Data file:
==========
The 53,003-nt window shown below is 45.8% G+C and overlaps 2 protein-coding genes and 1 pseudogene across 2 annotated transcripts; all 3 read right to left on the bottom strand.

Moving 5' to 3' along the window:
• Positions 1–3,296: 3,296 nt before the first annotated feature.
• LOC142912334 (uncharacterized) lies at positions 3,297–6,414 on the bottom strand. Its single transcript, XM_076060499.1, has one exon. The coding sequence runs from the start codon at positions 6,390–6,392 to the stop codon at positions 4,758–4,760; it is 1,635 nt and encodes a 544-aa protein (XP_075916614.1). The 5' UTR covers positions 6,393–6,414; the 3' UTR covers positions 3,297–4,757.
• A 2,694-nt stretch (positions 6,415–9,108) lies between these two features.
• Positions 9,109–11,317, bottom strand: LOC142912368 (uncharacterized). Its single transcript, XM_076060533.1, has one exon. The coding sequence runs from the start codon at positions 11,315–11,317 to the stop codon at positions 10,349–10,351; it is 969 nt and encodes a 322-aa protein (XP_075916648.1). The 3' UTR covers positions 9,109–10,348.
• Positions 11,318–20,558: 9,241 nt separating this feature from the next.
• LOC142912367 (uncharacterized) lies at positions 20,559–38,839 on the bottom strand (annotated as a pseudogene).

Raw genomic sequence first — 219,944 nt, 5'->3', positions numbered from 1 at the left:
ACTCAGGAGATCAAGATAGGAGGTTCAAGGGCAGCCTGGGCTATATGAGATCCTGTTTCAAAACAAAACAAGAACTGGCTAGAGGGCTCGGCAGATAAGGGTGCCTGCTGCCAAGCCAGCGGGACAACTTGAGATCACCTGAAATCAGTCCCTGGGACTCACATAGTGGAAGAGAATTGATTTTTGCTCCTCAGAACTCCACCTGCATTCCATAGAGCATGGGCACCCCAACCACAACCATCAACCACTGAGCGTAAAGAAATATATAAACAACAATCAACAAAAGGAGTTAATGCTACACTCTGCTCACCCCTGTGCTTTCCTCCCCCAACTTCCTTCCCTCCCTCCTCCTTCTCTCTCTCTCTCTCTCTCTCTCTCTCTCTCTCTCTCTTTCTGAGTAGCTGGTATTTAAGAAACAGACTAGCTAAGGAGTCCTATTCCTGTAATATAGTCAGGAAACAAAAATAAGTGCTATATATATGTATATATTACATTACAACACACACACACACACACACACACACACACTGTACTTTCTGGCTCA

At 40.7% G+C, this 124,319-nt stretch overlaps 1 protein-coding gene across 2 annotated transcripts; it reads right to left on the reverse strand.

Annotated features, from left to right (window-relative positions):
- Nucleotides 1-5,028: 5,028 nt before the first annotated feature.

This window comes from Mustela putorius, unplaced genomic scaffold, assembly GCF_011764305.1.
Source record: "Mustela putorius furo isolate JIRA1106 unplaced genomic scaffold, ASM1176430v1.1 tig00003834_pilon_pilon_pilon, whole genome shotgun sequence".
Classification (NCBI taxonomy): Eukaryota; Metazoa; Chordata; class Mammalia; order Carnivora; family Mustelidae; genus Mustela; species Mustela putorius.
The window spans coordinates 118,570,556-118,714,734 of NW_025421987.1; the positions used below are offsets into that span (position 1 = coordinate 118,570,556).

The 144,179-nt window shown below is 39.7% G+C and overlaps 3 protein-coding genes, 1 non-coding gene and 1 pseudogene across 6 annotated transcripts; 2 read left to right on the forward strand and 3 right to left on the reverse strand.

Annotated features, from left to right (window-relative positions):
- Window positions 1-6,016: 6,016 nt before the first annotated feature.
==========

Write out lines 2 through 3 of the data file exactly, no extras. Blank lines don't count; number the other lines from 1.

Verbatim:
Moving 5' to 3' along the window:
• Positions 1–3,296: 3,296 nt before the first annotated feature.